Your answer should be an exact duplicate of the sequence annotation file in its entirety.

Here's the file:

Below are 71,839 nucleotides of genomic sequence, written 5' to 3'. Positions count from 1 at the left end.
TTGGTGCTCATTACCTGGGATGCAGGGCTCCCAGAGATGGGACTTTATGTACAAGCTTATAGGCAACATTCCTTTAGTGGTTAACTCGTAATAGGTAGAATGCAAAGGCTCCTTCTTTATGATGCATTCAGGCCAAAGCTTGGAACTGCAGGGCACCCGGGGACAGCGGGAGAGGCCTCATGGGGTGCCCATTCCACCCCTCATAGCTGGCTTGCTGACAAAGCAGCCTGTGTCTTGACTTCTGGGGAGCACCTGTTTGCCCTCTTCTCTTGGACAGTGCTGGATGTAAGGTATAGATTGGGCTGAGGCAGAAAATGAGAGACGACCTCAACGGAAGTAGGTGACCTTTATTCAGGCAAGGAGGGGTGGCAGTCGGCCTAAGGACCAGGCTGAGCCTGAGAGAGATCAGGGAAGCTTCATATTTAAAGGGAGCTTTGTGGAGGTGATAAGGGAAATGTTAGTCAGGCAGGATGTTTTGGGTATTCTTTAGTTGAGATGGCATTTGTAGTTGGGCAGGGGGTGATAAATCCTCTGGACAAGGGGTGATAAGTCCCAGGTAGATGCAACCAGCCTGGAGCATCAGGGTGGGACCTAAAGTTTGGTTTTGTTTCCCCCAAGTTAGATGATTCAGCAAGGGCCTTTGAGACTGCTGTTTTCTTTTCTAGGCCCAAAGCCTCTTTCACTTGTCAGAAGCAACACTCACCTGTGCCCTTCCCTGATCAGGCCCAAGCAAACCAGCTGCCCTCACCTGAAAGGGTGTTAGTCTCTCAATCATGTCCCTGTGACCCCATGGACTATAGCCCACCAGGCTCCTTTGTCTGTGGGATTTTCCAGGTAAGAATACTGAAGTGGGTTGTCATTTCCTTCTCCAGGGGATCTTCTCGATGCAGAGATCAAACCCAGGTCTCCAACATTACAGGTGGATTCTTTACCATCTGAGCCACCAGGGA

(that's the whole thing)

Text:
Below are 71,839 nucleotides of genomic sequence, written 5' to 3'. Positions count from 1 at the left end.
TTGGTGCTCATTACCTGGGATGCAGGGCTCCCAGAGATGGGACTTTATGTACAAGCTTATAGGCAACATTCCTTTAGTGGTTAACTCGTAATAGGTAGAATGCAAAGGCTCCTTCTTTATGATGCATTCAGGCCAAAGCTTGGAACTGCAGGGCACCCGGGGACAGCGGGAGAGGCCTCATGGGGTGCCCATTCCACCCCTCATAGCTGGCTTGCTGACAAAGCAGCCTGTGTCTTGACTTCTGGGGAGCACCTGTTTGCCCTCTTCTCTTGGACAGTGCTGGATGTAAGGTATAGATTGGGCTGAGGCAGAAAATGAGAGACGACCTCAACGGAAGTAGGTGACCTTTATTCAGGCAAGGAGGGGTGGCAGTCGGCCTAAGGACCAGGCTGAGCCTGAGAGAGATCAGGGAAGCTTCATATTTAAAGGGAGCTTTGTGGAGGTGATAAGGGAAATGTTAGTCAGGCAGGATGTTTTGGGTATTCTTTAGTTGAGATGGCATTTGTAGTTGGGCAGGGGGTGATAAATCCTCTGGACAAGGGGTGATAAGTCCCAGGTAGATGCAACCAGCCTGGAGCATCAGGGTGGGACCTAAAGTTTGGTTTTGTTTCCCCCAAGTTAGATGATTCAGCAAGGGCCTTTGAGACTGCTGTTTTCTTTTCTAGGCCCAAAGCCTCTTTCACTTGTCAGAAGCAACACTCACCTGTGCCCTTCCCTGATCAGGCCCAAGCAAACCAGCTGCCCTCACCTGAAAGGGTGTTAGTCTCTCAATCATGTCCCTGTGACCCCATGGACTATAGCCCACCAGGCTCCTTTGTCTGTGGGATTTTCCAGGTAAGAATACTGAAGTGGGTTGTCATTTCCTTCTCCAGGGGATCTTCTCGATGCAGAGATCAAACCCAGGTCTCCAACATTACAGGTGGATTCTTTACCATCTGAGCCACCAGGGA